Hip replacement surgery is one of the most common operations performed by the NHS now. Over 70,000 NHS patients undergo hip surgery each year.
The private sector also performs a significant number of operations. Some patients are transferred out of NHS care into the private sector under what is known as the “waiting list initiative”. Even if your hip surgery is contracted out to the private sector the NHS remain responsible for your treatment.
Some of these surgeries are “primary” procedures in which the patient is fitted with an artificial hip for the very first time.
Around 10,000 hip operations per year are what are called “revision” operations. A revision operation is performed to replace one artificial hip with another artificial hip.
Total hip replacement
Hip surgery may be a total hip replacement (THR) whereby the ball and socket of the hip is removed and replaced with a prosthetic device. Further – a long stem is placed into the femur (the long bone running from the hip to the knee). The components may be metal or plastic or a combination of both. These three components – the ball, socket and stem make up the required components for a total hip replacement.
Sometimes patients do not require a total hip replacement in which case the bony femoral head (the ball of the hip joint) is not removed, but instead it is capped with a smooth metal covering. The socket bone is cleaned out and replaced with a metal cup. The patient is not fitted with a stem in the femur. Hip resurfacing is often thought to be best for for younger and active patients.
A common complication of hip replacement surgery is misplaced or misaligned components.
We have detailed experience of this type of case. Usually the hip alignment error occurs due to the cup being placed at the wrong angle. If the cup is at the wrong angle this can lead to excessive wear of the hip device (perhaps of cobalt / chromium components). The device may become loose or even become dislocated. This may have been due to the angle of the cup.
Repeated hip dislocations
Repeated dislocation of the hip is an indication that the components are misaligned. It may be due to a misaligned hip. We have experience of these cases and are very aware of the complex issues relating to these types of cases. We have a team of experts with whom we have worked with over a number of years.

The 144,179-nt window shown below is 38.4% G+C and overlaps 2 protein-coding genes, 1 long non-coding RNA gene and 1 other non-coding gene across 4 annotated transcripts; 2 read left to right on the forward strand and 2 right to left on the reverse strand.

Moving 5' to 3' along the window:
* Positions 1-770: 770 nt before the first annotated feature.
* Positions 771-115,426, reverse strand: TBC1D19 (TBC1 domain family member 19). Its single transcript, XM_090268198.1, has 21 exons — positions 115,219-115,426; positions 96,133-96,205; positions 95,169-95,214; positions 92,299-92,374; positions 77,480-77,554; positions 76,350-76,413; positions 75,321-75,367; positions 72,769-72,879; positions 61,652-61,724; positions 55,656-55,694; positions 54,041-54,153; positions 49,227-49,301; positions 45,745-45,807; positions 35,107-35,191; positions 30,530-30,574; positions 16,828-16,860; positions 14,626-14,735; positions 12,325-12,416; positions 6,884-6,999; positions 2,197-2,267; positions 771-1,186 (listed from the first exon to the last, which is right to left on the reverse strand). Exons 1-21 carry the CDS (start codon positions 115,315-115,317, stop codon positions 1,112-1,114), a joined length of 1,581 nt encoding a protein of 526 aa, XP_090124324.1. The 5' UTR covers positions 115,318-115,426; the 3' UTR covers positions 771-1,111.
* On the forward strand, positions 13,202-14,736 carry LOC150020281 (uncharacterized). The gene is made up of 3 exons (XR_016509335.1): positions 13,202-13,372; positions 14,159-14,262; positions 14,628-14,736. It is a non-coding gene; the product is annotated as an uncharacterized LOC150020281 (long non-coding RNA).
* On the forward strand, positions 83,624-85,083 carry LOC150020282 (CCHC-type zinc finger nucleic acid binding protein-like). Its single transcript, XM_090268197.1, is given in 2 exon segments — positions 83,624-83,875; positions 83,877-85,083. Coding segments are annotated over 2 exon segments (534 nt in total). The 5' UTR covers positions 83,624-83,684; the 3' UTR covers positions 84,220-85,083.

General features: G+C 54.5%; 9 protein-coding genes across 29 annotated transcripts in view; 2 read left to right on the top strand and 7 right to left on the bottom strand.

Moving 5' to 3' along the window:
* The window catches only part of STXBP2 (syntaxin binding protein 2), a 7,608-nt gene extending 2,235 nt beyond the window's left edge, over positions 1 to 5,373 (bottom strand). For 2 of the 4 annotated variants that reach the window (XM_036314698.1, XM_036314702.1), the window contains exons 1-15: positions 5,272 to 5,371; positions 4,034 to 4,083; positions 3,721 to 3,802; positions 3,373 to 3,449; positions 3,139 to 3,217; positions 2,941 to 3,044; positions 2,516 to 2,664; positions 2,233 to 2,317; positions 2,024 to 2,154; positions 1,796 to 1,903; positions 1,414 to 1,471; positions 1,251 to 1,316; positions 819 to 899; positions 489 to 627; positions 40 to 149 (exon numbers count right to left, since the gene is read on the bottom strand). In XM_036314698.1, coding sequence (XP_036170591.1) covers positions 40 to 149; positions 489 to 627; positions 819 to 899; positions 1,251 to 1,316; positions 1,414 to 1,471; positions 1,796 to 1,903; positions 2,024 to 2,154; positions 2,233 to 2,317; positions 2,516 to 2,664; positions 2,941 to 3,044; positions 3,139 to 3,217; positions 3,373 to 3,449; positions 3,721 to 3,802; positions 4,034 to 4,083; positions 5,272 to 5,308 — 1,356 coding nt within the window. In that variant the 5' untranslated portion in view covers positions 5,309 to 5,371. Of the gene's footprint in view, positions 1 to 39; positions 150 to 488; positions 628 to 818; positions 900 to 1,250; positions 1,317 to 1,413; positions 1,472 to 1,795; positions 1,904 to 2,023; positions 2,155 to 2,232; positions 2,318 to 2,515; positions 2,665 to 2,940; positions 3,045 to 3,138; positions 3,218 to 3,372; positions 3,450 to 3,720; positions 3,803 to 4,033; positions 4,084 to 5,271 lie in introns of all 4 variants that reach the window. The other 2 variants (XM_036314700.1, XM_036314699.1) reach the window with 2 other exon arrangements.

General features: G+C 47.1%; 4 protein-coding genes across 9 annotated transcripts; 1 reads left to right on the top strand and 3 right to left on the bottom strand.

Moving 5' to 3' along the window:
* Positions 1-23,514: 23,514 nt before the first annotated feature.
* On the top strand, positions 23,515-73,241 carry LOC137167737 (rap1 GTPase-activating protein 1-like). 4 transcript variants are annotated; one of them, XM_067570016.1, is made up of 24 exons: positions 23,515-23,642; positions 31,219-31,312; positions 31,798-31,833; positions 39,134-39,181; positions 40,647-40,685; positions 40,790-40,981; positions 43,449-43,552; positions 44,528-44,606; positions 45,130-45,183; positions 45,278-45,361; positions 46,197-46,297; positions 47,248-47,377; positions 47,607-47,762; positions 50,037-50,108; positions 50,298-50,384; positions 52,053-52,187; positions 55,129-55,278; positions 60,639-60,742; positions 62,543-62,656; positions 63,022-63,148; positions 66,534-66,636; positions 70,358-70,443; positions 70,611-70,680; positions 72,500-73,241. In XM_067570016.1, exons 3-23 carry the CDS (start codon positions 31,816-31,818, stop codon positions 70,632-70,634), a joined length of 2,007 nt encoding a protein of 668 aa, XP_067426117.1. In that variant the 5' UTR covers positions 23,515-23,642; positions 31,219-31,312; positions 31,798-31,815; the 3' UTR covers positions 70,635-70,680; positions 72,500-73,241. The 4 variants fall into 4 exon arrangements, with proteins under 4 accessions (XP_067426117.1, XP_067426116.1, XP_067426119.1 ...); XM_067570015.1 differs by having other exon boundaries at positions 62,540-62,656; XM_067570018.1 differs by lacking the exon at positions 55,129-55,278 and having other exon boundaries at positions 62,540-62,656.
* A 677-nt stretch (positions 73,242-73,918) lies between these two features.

Wrong sized implants
We have dealt with cases where the wrong sized components have been fitted – for example the stem has been too short. This can lead to problems of instability.
It may well be that the implanted device is of a poor design or from a bad batch. In this case the claim may well be against the manufacturer of the hip rather than the surgeon. If your hip surgery was performed privately then the
Leg length difference
Following surgery some patients can find that there is a slight or perhaps a more extreme difference in their leg lengths. Sometimes this can be corrected with conservative treatment and on other occasions further surgery is warranted.
Implant loosening is less common than in the past. Implant loosening is often a non negligent complication of the procedure which cannot be predicted despite the surgeon’s best efforts.
The femoral nerve and other nerves are at risk in the procedure. Nerve injury can sometimes be due to provable surgical error. On other occasions it is hard to prove how the injury occurred.
Pre operative planning / templating
Advance in scanning means that the surgeon can and should prepare in detail for the procedure. Many hip surgeries fail due to poor planning,
We have acted in claims in which metal hip components have fractured due to metal fatigue. Errors can occur in the manufacturing process or in the Quality Control process. Prosthetic hips are required to withstand enormous stress and should last upwards of 15-20 years. An early failure of a hip could indicate a defect in the manufacturing process.
Our highly experienced team of specialist Clinical Negligence Lawyers are here to assist and to advise. They will advise you comprehensively about the merits of your claim, funding and ensure that you and your family get the best possible results.
The majority of our cases are funded by way of a conditional fee agreement, more commonly known as a no win no fee agreement. This means there is no financial risk to you. For expert legal advice use our contact form or call us on 0808 250 6017 today.
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